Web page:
Are there any benefits to smoking, now that it no longer has much sex appeal, and the French have even banned it in the cafes of the Champs Elysees? The only medical benefit of smoking I know of is a reduction in the risk of postoperative nausea and vomiting (PONV). The cause is not certain, but numerous studies have shown this to be true. Although PONV isn’t much fun this is not, I hasten to add, a good reason to take up the noxious weed before your next operation.

No SmokingSmoking creates added risk for people having surgery and anesthesia. For instance, smoking increases your risk of respiratory complications, and your risk of wound infection.

The perioperative period (before and immediately after surgery) creates forced abstinence – try lighting up in the surgical ward these days and you will pretty soon find yourself surrounded by irate nurses, fellow patients and possibly the security staff. So surgery represents a perfect opportunity to quit.

A new meta-analysis (study of studies) in the Canadian Journal of Anesthesia confirms that the preoperative setting represents a “teachable moment”. Read the rest of this entry »


Does anesthesia cause sleep disturbance?

January 11, 2008

Sleep disturbance after major surgery is common, and some people assume anesthesia is the cause. That is probably wrong.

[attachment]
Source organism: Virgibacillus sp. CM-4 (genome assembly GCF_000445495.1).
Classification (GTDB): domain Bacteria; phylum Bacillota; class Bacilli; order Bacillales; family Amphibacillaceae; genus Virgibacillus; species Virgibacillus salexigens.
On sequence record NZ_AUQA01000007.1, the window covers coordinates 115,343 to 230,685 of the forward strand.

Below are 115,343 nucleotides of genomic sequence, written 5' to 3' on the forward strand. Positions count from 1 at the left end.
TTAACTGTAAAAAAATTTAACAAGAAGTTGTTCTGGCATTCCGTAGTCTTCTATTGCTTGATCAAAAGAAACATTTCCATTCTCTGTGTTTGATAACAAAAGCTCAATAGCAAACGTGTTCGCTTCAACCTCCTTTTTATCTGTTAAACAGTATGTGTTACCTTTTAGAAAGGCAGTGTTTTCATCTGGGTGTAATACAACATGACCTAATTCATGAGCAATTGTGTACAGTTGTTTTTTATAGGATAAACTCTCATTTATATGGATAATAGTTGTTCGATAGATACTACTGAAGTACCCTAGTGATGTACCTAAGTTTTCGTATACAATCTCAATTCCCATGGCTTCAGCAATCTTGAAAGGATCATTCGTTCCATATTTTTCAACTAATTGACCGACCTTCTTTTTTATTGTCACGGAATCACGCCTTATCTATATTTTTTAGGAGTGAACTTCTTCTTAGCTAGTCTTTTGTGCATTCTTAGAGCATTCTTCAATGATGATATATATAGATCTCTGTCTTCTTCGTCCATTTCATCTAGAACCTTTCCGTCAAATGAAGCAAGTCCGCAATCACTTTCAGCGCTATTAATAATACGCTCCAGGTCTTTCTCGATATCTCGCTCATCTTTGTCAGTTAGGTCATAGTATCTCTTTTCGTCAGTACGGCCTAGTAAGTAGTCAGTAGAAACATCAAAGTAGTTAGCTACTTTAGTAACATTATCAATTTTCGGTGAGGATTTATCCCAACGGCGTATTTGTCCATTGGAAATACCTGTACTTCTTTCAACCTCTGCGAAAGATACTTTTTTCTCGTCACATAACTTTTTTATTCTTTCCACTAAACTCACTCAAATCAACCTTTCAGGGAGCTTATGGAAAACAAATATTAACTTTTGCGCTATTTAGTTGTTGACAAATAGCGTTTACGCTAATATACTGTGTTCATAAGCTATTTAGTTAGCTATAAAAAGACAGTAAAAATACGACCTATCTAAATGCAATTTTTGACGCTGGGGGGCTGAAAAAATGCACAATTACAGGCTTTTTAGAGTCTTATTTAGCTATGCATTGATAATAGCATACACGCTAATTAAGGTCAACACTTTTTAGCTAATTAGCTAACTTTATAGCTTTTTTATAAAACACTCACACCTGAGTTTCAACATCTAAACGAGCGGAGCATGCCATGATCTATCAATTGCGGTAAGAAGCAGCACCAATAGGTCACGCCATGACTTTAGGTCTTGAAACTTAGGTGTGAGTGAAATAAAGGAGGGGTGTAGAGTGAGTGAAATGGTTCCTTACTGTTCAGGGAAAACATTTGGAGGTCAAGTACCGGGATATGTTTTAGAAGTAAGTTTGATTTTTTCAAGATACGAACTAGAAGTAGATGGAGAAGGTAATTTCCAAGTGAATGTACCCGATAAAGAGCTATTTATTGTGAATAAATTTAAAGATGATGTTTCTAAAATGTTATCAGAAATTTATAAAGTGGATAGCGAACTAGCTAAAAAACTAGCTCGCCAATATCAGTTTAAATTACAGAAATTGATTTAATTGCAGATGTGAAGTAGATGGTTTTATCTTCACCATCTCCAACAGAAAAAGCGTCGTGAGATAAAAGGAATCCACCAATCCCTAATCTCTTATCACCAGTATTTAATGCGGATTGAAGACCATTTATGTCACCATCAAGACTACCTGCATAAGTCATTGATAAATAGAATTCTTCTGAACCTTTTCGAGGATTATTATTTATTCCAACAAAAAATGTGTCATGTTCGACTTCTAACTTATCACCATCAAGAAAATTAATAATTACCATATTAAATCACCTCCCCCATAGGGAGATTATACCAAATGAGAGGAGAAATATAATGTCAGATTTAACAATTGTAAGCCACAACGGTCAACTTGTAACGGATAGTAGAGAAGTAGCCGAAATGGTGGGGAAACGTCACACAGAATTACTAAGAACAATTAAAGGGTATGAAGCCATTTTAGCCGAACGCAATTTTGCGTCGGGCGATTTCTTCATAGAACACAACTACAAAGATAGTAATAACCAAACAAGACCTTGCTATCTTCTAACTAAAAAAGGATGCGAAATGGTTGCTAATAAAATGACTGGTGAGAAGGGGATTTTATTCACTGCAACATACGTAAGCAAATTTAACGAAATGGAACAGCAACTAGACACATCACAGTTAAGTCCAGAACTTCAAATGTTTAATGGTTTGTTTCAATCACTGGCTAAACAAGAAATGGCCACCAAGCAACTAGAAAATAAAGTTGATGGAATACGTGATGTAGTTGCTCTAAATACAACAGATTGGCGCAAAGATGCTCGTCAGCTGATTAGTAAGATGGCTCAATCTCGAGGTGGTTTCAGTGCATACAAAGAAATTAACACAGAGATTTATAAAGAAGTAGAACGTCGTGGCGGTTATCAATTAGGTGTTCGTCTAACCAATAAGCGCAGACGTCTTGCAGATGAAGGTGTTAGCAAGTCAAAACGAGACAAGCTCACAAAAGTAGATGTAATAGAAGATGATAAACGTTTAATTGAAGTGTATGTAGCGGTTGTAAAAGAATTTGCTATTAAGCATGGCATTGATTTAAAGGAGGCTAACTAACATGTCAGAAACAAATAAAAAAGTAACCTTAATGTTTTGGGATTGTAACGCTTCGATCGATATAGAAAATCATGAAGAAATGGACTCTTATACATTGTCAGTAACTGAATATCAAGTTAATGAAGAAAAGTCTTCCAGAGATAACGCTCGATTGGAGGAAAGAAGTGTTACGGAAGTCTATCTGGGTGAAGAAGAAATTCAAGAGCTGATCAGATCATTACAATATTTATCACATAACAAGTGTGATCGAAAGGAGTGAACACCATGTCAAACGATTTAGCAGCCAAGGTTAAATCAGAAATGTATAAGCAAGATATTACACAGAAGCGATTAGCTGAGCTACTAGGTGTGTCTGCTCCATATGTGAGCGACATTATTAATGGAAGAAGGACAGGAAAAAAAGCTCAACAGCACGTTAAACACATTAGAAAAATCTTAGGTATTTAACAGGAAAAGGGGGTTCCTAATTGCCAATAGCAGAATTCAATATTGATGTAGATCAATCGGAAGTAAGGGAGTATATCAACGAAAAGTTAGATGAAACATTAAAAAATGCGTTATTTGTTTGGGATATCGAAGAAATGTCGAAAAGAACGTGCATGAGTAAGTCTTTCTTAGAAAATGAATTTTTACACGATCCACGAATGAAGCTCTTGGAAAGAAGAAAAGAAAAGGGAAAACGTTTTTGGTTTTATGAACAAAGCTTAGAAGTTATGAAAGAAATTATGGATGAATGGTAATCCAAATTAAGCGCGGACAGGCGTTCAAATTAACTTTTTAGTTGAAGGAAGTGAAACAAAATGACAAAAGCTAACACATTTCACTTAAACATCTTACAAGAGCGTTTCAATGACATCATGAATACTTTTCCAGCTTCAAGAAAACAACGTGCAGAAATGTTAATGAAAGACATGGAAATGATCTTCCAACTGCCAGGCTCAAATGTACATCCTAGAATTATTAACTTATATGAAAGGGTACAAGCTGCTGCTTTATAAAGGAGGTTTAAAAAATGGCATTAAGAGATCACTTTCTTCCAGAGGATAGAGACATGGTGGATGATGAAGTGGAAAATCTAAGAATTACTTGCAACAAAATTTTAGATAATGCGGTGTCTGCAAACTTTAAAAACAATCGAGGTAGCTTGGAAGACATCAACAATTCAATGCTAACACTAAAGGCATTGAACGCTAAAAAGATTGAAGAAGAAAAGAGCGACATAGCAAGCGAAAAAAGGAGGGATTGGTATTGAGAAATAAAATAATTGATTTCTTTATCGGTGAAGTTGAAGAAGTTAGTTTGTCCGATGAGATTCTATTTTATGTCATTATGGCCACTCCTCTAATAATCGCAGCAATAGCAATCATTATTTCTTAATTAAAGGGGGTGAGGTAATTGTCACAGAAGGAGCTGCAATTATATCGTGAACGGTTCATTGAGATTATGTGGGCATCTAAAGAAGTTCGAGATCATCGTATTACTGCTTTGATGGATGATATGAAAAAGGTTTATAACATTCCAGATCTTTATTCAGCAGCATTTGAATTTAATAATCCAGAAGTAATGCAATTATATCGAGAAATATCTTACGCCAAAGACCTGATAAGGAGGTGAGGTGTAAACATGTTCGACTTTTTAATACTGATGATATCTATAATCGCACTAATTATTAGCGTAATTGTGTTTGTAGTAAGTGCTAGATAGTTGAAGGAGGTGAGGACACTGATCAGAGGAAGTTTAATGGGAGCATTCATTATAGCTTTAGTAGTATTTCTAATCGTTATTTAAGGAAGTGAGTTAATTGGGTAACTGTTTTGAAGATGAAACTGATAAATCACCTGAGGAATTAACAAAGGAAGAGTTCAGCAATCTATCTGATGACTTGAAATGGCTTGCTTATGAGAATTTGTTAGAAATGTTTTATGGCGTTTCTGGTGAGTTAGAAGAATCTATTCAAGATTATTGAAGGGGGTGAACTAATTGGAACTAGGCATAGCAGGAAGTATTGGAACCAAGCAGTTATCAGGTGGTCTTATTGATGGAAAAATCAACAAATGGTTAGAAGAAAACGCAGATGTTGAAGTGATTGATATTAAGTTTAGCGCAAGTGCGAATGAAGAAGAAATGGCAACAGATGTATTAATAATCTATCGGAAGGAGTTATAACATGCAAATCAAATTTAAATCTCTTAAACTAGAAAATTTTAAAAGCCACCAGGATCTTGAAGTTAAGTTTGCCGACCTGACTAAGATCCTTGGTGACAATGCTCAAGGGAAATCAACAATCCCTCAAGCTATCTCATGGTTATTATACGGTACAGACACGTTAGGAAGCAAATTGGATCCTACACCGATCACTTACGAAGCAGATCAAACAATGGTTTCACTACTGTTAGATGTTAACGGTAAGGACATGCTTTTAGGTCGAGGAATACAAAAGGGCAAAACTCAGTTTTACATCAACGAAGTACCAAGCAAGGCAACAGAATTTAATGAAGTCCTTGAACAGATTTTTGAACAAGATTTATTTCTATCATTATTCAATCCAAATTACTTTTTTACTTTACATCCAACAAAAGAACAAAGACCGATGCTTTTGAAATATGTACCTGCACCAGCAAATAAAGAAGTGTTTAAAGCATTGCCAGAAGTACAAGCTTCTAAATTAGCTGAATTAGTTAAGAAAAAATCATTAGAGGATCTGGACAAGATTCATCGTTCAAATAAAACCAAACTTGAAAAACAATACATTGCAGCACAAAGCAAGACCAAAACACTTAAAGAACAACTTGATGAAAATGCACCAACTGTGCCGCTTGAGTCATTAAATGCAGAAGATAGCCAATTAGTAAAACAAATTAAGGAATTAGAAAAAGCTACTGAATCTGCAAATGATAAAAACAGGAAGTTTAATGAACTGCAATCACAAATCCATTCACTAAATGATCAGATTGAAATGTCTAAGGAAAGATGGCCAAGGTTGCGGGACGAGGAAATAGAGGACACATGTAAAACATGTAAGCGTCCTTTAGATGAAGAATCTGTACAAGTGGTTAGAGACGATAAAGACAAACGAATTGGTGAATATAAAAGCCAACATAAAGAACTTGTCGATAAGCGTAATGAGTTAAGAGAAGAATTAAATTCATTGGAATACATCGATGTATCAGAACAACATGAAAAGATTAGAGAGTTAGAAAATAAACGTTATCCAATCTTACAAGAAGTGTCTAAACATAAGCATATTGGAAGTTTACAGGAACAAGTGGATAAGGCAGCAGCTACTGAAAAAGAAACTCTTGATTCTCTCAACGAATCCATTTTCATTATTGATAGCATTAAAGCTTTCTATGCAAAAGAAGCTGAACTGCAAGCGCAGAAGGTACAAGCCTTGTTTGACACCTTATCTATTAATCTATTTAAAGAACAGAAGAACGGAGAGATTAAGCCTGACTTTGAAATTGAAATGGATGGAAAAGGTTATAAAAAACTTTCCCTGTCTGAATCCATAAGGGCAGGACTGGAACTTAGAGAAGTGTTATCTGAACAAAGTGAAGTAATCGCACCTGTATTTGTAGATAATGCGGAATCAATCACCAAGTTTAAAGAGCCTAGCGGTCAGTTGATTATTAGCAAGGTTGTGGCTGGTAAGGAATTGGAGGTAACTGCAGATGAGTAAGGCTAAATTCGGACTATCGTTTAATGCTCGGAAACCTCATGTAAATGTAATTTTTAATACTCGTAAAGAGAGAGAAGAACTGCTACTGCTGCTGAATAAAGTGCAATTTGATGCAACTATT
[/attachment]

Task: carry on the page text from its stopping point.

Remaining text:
The “surgical stress response“, the body’s hormonal and metabolic response to the trauma of surgery, is quite profound and has an important effect on the subsequent amount and quality of sleep. The bigger the surgery, it seems, the more significant is the stress response and the accompanying sleep disturbance.

Sleep During the stress response, hormones from the pituitary gland are released, and the sympathetic nervous system is activated (adrenaline and its companion “fight or flight” hormones). Metabolic changes include increased blood sugar, and breakdown of body protein. Injured tissues release cytokines and other potent chemicals associated with inflammation.

Pain, and the medications used to treat pain, sedatives, food deprivation, fever, psychological factors, age, and a person’s usual sleep profile all affect sleep after surgery.

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The Cost of Anesthetic (Anaesthetic) Gases